There are four deserts in the southwestern United States. The Mojave, Sonoran, Chihuahuan and Great Basin comprise the area commonly known as the southwest desert. They are some of the most biologically diverse deserts in the world and home to uniquely adapted animals and plants.
The Mojave Desert covers parts of California, Arizona, Nevada and Utah. It is home to the desert tortoise, which is a threatened species. The desert tortoise is a land-dwelling turtle that only seeks out water when it needs to drink or bathe, and it can store up to a quart of water in its bladder during periods of drought.
Other animals that make their home in the Mojave include the Mojave ground squirrel, Amargosa vole, banded gecko, desert iguana, desert rosy boa and Mojave rattlesnake. Insects include the Kelso Dunes Jerusalem cricket and Kelso Dunes shieldback katydid, both of which are endemic to the desert.
The Mojave Desert has 250 types of ephemeral plants, which flower for a short period after a rain and then become dormant until the next rainfall. Other plants of the Mojave include the Joshua tree, various cacti, creosote bush, desert holly and brittlebush.
The Sonoran Desert covers parts of California and Arizona and the Mexican state of Sonora. It is the most diverse desert in the world in terms of vegetation. One of its most famous plants is the saguaro cactus. The tall, armed cactus is the symbol of the American West; however, it only grows in the Sonoran Desert. The cactus can grow up to 50 feet and live up to 200 years.
Other cacti found in the Sonoran are the cholla, organ pipe and silver dollar. Octillo is a tall spindly plant that sprouts leaves five or six times throughout the year and then drops all its leaves in the winter to avoid moisture loss.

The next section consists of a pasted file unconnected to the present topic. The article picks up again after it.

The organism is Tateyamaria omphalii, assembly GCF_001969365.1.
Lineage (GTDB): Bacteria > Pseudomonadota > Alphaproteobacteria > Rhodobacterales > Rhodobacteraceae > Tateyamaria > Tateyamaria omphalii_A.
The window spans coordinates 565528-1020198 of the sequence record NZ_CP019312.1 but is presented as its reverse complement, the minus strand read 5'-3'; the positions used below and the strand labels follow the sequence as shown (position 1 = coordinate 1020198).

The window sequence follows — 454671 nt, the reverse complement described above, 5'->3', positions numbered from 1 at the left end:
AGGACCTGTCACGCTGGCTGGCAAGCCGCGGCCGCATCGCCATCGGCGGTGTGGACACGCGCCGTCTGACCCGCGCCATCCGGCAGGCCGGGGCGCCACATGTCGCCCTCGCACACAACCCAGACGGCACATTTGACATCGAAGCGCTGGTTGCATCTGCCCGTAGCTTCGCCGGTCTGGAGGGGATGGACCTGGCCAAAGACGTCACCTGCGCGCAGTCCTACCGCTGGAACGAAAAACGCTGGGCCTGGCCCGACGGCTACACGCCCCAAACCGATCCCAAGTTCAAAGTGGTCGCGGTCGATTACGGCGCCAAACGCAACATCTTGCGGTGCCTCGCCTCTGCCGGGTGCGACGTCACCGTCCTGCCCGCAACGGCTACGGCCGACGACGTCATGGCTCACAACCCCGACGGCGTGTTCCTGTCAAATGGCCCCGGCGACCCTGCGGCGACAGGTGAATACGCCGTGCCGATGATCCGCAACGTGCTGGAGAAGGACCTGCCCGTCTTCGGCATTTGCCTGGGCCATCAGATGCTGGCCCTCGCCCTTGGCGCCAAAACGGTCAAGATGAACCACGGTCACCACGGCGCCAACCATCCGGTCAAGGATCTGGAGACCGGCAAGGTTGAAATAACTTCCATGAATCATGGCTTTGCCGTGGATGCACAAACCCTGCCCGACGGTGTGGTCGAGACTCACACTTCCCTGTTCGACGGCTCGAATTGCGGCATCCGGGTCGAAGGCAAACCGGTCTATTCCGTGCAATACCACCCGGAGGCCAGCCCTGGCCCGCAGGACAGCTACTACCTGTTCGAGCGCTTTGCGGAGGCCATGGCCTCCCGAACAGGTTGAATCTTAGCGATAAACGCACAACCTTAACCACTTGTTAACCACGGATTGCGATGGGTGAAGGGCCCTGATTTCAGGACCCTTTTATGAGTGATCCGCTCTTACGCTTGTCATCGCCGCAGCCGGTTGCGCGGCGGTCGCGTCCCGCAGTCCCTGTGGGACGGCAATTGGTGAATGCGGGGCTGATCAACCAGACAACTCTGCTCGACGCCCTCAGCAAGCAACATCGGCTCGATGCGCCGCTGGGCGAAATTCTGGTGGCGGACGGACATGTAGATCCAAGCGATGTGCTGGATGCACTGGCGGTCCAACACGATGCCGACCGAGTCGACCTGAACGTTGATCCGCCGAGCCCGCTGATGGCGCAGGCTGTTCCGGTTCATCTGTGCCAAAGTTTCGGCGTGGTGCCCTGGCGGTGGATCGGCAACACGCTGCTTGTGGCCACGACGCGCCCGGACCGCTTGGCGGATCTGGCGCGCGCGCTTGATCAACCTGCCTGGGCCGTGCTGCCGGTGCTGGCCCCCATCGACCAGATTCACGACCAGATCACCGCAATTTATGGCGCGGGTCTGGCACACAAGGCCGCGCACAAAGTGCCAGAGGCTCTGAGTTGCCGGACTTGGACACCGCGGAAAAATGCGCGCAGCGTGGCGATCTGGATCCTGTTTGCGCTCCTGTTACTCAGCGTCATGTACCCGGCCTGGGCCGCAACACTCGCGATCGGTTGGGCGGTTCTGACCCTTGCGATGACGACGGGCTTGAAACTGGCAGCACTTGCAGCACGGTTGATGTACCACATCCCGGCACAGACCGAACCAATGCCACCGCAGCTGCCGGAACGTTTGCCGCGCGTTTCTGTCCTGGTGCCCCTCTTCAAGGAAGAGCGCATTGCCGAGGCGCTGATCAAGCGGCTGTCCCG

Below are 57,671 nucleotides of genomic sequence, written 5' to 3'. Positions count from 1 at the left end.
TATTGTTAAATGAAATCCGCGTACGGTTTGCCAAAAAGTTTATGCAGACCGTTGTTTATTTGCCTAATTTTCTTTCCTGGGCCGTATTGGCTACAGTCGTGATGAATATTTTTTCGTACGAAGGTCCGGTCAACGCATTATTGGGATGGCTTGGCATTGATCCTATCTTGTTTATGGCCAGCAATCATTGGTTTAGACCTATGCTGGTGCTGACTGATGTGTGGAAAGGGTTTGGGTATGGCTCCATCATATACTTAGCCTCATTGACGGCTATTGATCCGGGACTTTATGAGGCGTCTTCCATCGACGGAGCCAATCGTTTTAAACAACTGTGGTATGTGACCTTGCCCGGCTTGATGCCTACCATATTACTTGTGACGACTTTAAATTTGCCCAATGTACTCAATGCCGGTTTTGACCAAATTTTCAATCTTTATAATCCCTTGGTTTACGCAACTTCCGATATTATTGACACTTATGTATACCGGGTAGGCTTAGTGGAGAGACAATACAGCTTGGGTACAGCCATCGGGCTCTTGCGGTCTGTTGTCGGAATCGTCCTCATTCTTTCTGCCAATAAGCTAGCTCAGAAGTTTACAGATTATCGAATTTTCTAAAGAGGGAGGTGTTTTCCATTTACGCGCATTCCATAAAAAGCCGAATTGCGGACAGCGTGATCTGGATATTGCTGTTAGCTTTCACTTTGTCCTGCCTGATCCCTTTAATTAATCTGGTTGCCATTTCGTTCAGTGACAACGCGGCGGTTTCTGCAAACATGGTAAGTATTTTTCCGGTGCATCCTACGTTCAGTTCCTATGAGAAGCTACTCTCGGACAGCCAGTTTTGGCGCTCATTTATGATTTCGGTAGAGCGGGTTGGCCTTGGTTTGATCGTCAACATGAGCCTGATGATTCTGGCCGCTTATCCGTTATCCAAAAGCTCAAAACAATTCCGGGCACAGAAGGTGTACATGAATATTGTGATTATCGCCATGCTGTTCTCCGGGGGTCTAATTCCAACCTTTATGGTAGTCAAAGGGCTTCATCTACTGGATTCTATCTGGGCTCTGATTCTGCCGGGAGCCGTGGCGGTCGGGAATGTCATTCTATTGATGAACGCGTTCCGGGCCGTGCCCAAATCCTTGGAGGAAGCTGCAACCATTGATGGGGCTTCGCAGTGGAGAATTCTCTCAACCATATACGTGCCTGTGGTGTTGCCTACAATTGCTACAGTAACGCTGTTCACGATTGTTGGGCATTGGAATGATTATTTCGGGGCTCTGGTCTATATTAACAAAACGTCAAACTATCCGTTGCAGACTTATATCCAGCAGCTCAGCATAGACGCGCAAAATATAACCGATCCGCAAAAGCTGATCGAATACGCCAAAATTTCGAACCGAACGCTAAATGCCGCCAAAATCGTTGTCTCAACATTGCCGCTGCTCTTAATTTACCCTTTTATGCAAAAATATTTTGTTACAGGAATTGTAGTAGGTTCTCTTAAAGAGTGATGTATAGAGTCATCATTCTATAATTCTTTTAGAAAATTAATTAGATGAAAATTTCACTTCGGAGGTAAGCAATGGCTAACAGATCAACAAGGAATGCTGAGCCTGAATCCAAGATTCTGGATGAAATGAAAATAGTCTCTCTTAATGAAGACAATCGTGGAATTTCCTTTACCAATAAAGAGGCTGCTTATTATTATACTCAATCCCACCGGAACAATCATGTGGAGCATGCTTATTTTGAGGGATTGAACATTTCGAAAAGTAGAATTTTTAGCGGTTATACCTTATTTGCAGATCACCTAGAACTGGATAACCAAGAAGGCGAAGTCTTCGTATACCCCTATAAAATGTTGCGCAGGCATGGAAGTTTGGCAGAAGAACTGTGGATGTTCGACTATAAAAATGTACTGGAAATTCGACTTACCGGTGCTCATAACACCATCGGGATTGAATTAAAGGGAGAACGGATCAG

Birds found in the Sonoran include hummingbirds, black-tailed gnatcatchers, phainopepla and roadrunners. Roadrunners reach running speeds of up to 18.6 miles per hour and eat venomous prey including scorpions, rattlesnakes and tarantulas.
The Sonoran has 58 species of reptiles, including six species of rattlesnakes and the Gila monster. The Tiger salamander, which is the world’s largest land-dwelling salamander, burrows underground during the dry season and emerges during wet weather.
According to the World Wildlife Fund website, the Chihuahuan Desert is one of the three most biologically rich and diverse desert ecoregions in the world. The desert is home to approximately 3,500 plant species, with about 1,000 being native to the desert. One-fifth of the world’s cacti may occur in the Chihuahuan Desert, including the Arizona rainbow cactus and the Mexican fire-barrel cactus.
A small population of endangered American bison lives in the desert, along with collared peccaries, grey foxes, common and Mexican prairie dogs, black-tailed jackrabbits and badgers. Birds include elf and burrowing owls, aplomado falcons, black-throated sparrows and cactus wrens.
Great Basin shrub steppe
The Great Basin is the northernmost of the four deserts. It is a cold-temperature desert and the largest dry region in the United States. Native to the region are a type of kangaroo mouse and greasewood, which is a flowering plant. Sagebrush, saltbrush and winterfat are dominant plant species of the desert. All three are scrub species that have multiple branches, do not sprout and have evergreen leaves. Shadscale and blackbrush are also prominent plants of the Great Basin. The small lakes throughout the desert support native species of shrimp.
- cactus in the desert image by Robert Freese from Fotolia.com